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Breastfeeding Tips For Newborns To Help You Get Started

Breastfeeding tips for newborns are everywhere, and when you’re a new Mum struggling to even get your baby to latch, you’ll wonder where to turn to next.

There is a lot of advice out there, and most of it is born from personal experience. What works for one person may not work for another, and sometimes, it’s just a case of trying it and seeing what happens.

Breastfeeding can be a hard thing to get right, but once you’ve got it, you’ll be amazed at how easy it is.

Here are my tips for breastfeeding a newborn, and beyond. Have fun on this amazing journey ♥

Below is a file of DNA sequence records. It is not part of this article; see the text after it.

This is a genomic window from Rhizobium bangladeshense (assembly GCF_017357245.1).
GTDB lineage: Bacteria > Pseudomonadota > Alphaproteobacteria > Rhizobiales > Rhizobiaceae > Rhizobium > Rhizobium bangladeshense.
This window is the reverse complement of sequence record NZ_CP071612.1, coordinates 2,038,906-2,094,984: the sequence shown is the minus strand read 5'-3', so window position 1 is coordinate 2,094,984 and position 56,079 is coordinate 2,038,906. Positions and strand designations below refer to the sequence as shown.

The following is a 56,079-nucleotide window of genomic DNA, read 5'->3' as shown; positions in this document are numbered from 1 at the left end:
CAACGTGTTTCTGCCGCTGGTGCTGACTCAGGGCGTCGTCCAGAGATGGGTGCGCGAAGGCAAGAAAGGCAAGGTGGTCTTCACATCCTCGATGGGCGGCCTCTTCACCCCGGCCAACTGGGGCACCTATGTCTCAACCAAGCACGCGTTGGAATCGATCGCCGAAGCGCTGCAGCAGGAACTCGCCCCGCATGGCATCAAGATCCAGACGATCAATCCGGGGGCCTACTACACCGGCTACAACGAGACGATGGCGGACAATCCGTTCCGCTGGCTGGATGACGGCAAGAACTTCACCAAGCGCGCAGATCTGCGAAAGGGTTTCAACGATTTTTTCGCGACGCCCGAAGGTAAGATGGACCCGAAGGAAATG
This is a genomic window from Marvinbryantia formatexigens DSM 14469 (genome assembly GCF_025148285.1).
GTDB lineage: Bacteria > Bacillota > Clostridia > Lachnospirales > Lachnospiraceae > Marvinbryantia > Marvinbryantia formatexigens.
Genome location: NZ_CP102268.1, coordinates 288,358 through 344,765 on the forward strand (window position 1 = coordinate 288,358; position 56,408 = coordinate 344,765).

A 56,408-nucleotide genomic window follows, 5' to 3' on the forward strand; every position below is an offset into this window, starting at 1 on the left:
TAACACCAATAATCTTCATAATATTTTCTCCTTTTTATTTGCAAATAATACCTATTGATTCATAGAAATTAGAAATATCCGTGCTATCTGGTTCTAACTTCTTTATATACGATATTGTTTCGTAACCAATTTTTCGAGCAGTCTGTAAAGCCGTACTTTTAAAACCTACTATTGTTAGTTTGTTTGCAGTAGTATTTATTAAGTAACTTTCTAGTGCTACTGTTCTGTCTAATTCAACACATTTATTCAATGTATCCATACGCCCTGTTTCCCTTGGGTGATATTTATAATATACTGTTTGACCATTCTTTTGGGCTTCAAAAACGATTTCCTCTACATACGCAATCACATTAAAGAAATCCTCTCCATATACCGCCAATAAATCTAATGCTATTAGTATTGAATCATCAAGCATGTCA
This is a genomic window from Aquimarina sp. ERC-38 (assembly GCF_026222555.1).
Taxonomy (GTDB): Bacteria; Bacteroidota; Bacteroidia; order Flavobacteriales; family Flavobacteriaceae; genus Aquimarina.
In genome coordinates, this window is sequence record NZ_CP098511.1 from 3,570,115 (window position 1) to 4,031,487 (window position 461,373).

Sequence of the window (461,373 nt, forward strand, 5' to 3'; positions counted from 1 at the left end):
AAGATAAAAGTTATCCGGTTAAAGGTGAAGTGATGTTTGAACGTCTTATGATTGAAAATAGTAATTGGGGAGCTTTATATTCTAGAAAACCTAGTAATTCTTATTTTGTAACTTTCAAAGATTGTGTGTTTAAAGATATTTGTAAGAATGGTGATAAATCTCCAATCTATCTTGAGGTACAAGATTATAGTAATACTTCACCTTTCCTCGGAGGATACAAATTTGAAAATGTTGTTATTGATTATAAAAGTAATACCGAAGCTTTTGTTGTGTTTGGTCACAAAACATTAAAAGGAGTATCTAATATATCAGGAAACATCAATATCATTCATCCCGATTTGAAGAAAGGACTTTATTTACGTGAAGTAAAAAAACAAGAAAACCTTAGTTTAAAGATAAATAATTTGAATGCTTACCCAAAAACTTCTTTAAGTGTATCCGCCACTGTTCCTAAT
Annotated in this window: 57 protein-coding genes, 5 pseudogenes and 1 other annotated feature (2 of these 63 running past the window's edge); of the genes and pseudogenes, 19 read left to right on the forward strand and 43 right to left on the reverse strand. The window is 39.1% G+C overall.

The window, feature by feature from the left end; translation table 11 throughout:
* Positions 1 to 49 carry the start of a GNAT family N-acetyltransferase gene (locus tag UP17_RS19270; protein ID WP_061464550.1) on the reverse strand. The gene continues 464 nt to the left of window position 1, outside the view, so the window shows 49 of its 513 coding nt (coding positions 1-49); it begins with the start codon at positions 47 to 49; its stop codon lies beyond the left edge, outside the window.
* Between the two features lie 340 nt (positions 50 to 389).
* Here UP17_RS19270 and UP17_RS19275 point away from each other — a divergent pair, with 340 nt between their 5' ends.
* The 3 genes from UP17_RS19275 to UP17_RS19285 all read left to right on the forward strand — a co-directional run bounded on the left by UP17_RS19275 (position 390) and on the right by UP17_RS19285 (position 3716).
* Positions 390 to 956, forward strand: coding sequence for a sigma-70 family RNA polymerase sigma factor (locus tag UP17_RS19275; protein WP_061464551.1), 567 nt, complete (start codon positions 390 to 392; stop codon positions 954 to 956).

In principle, breastfeeding is the perfect scenario. It’s free, it’s quick, it’s great for bonding, and it can be done just about anywhere. But, as we all know, the reality can be a little bit different!

Wouldn’t it would be amazing if all new Mum’s could just whip a boob out, whenever and wherever, and feed our little ones until they’re fully weaned?

It would be great, but unfortunately, our bodies and our lifestyles just aren’t geared that way.

Breastfeeding can be a tricky thing to start and then maintain, especially with cluster feeding, teething and night feeds thrown into the mix.

So how DO we start and maintain a life geared to breastfeeding?

Breastfeeding tips for newborns | Getting started

One of the first challenges we’ll come across as breastfeeding mothers is getting started.

Those first 24 hours with a new baby where you feel like you’ve been hit by a bus are tough, and as mothers, our first priority is to feed this tiny little human.

All the way through my pregnancy, I was adamant that I didn’t want to breastfeed – it just didn’t appeal to me, but when Cupar was born it just sort of happened!